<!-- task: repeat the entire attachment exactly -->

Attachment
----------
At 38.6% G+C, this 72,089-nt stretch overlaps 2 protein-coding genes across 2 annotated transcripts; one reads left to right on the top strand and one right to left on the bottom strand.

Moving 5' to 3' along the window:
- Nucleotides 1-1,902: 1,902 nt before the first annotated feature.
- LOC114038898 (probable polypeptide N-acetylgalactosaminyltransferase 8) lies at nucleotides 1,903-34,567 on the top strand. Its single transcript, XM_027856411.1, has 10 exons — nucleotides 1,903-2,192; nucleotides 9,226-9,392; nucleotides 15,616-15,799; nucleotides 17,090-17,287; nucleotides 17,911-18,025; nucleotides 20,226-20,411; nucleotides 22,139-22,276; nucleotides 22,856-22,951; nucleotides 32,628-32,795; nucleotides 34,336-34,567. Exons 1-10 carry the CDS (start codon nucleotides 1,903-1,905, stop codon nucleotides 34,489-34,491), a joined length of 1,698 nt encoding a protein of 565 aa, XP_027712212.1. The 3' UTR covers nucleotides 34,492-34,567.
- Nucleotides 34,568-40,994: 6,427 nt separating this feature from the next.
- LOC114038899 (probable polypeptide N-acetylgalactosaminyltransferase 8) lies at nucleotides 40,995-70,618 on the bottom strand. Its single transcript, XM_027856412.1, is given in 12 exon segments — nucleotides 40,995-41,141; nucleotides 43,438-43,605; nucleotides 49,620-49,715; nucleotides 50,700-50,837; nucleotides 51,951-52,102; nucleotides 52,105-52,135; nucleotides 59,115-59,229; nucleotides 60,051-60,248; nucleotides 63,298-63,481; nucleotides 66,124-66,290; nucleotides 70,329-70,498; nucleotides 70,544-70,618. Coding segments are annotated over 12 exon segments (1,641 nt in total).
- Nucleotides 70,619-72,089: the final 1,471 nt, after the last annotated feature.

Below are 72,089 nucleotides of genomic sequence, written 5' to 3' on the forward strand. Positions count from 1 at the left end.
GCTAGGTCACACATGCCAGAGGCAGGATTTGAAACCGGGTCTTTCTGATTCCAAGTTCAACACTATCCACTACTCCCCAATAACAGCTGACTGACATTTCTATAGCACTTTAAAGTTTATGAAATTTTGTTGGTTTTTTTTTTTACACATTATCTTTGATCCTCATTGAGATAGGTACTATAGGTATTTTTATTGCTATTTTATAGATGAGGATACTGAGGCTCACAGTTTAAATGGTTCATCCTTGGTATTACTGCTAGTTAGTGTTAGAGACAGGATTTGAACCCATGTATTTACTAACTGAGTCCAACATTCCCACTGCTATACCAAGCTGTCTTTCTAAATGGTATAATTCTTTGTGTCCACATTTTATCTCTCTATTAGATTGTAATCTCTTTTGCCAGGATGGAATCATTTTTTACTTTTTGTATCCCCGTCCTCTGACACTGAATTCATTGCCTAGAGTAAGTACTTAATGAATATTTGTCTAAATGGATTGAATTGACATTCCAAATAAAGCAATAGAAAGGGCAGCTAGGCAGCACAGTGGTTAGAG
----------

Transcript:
At 38.6% G+C, this 72,089-nt stretch overlaps 2 protein-coding genes across 2 annotated transcripts; one reads left to right on the top strand and one right to left on the bottom strand.

Moving 5' to 3' along the window:
- Nucleotides 1-1,902: 1,902 nt before the first annotated feature.
- LOC114038898 (probable polypeptide N-acetylgalactosaminyltransferase 8) lies at nucleotides 1,903-34,567 on the top strand. Its single transcript, XM_027856411.1, has 10 exons — nucleotides 1,903-2,192; nucleotides 9,226-9,392; nucleotides 15,616-15,799; nucleotides 17,090-17,287; nucleotides 17,911-18,025; nucleotides 20,226-20,411; nucleotides 22,139-22,276; nucleotides 22,856-22,951; nucleotides 32,628-32,795; nucleotides 34,336-34,567. Exons 1-10 carry the CDS (start codon nucleotides 1,903-1,905, stop codon nucleotides 34,489-34,491), a joined length of 1,698 nt encoding a protein of 565 aa, XP_027712212.1. The 3' UTR covers nucleotides 34,492-34,567.
- Nucleotides 34,568-40,994: 6,427 nt separating this feature from the next.
- LOC114038899 (probable polypeptide N-acetylgalactosaminyltransferase 8) lies at nucleotides 40,995-70,618 on the bottom strand. Its single transcript, XM_027856412.1, is given in 12 exon segments — nucleotides 40,995-41,141; nucleotides 43,438-43,605; nucleotides 49,620-49,715; nucleotides 50,700-50,837; nucleotides 51,951-52,102; nucleotides 52,105-52,135; nucleotides 59,115-59,229; nucleotides 60,051-60,248; nucleotides 63,298-63,481; nucleotides 66,124-66,290; nucleotides 70,329-70,498; nucleotides 70,544-70,618. Coding segments are annotated over 12 exon segments (1,641 nt in total).
- Nucleotides 70,619-72,089: the final 1,471 nt, after the last annotated feature.

Below are 72,089 nucleotides of genomic sequence, written 5' to 3' on the forward strand. Positions count from 1 at the left end.
GCTAGGTCACACATGCCAGAGGCAGGATTTGAAACCGGGTCTTTCTGATTCCAAGTTCAACACTATCCACTACTCCCCAATAACAGCTGACTGACATTTCTATAGCACTTTAAAGTTTATGAAATTTTGTTGGTTTTTTTTTTTACACATTATCTTTGATCCTCATTGAGATAGGTACTATAGGTATTTTTATTGCTATTTTATAGATGAGGATACTGAGGCTCACAGTTTAAATGGTTCATCCTTGGTATTACTGCTAGTTAGTGTTAGAGACAGGATTTGAACCCATGTATTTACTAACTGAGTCCAACATTCCCACTGCTATACCAAGCTGTCTTTCTAAATGGTATAATTCTTTGTGTCCACATTTTATCTCTCTATTAGATTGTAATCTCTTTTGCCAGGATGGAATCATTTTTTACTTTTTGTATCCCCGTCCTCTGACACTGAATTCATTGCCTAGAGTAAGTACTTAATGAATATTTGTCTAAATGGATTGAATTGACATTCCAAATAAAGCAATAGAAAGGGCAGCTAGGCAGCACAGTGGTTAGAG